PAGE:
Navigating the Southern Sporades Islands – A Ferry Explorer’s Handbook

Imagine a string of islands rising from the clear blue waters of the Aegean Sea, each with its own allure. The Sporades Islands are a dream destination for sailors.

Key marinas and ports in the area provide a wide range of services for island-hopping adventures. Learn more about the region to fully prepare for your sailing voyage.

Ferry Routes

With its stunning sailing routes and picturesque marinas, the Sporades Islands offer sailors an unrivalled experience of Greece. From the National Marine Park of Alonissos to the unique charm of each island, this constellation of heavenly gems has plenty of treasures for sailors to discover.

However, the Aegean Sea can also be capricious, with conditions that may challenge even experienced sailors if they’re not well prepared. This is why it’s essential to understand the region’s specific sailing conditions and prepare accordingly. This includes acquiring basic sailing skills, knowing the local navigation rules and regulations, and carrying out proper packing with functional and weather-appropriate clothing, non-slip boat shoes, personal safety equipment, provisions, leisure items, and a cruising guide or pilot book.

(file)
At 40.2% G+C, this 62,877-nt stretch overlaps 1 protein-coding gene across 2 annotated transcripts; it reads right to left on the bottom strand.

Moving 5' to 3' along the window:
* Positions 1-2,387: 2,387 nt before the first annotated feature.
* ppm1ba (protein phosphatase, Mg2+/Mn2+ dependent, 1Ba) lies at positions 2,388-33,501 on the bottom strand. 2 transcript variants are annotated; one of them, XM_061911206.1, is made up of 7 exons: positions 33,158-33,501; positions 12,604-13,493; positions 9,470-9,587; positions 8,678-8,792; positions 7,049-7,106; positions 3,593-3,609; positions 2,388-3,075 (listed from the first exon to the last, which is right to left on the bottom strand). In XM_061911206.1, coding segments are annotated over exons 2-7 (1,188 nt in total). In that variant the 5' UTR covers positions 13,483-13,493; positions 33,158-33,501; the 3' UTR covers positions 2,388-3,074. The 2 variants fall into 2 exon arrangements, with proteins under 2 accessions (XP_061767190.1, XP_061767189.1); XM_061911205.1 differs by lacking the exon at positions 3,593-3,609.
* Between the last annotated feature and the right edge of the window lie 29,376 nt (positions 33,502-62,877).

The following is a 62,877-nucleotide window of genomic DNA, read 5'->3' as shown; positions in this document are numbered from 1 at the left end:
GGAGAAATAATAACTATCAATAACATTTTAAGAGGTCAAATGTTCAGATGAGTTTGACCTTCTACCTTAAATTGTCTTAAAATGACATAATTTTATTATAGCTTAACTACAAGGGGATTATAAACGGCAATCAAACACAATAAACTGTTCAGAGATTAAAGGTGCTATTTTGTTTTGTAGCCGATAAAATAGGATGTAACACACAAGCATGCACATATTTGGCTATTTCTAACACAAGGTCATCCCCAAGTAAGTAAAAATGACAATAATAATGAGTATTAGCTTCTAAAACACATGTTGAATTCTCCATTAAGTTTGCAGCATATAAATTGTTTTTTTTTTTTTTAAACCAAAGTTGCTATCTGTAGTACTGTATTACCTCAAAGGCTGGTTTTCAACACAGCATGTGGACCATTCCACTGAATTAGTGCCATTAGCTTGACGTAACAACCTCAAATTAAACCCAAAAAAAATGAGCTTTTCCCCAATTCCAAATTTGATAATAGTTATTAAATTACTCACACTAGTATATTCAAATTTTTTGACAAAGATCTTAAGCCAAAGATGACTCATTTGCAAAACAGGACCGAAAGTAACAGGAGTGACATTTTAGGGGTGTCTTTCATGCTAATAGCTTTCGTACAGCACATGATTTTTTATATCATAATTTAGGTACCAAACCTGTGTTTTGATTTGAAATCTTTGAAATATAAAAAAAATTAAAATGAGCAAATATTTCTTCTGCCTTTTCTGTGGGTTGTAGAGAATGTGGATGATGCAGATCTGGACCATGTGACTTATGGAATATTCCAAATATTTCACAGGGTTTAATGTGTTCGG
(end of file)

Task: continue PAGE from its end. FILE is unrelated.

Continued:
In addition, it’s best to familiarize yourself with the various ferry routes to the Sporades Islands before embarking on your journey. Thessaloniki and Volos are the primary departure points for ferries to Skiathos, Skopelos and Alonissos, with regular connections all year round offered by the likes of Seajets, Anes Ferries, and Blue Star Ferries.

In terms of other ferries, Triton Ferries operate a small passenger/car ferry Ionis from Lavrio that travels to the nearby islands of Kea (Tzia) and Kythnos, while Porfyrousa offers services to Neapoli in the Peloponnese and Antikythera. Find all the routes and check the latest schedules and prices on NetFerry.

Ports & Anchorages

Since previous rulemakings, additional informal anchorages and holding areas, as well as a non-anchorage area, have been used in Puget Sound to accommodate the wide variety of vessels now calling on ports. Because these anchorages are not formally established, they are not included on nautical charts or referenced in Coast Pilots and are not subject to anchorage regulations. This rulemaking would codify the establishment of several new anchorages, a holding area, and an expansion of one existing general anchorage and their related regulations to improve safety for all vessel traffic in Puget Sound waterways.

Generally, these anchorages are for use by tug and barge combinations, fishing vessels less than 200 feet and other vessels authorized by COTP Puget Sound to use them. Vessels anchoring in these areas should remain clear of the tug and barge combination and fishing vessels.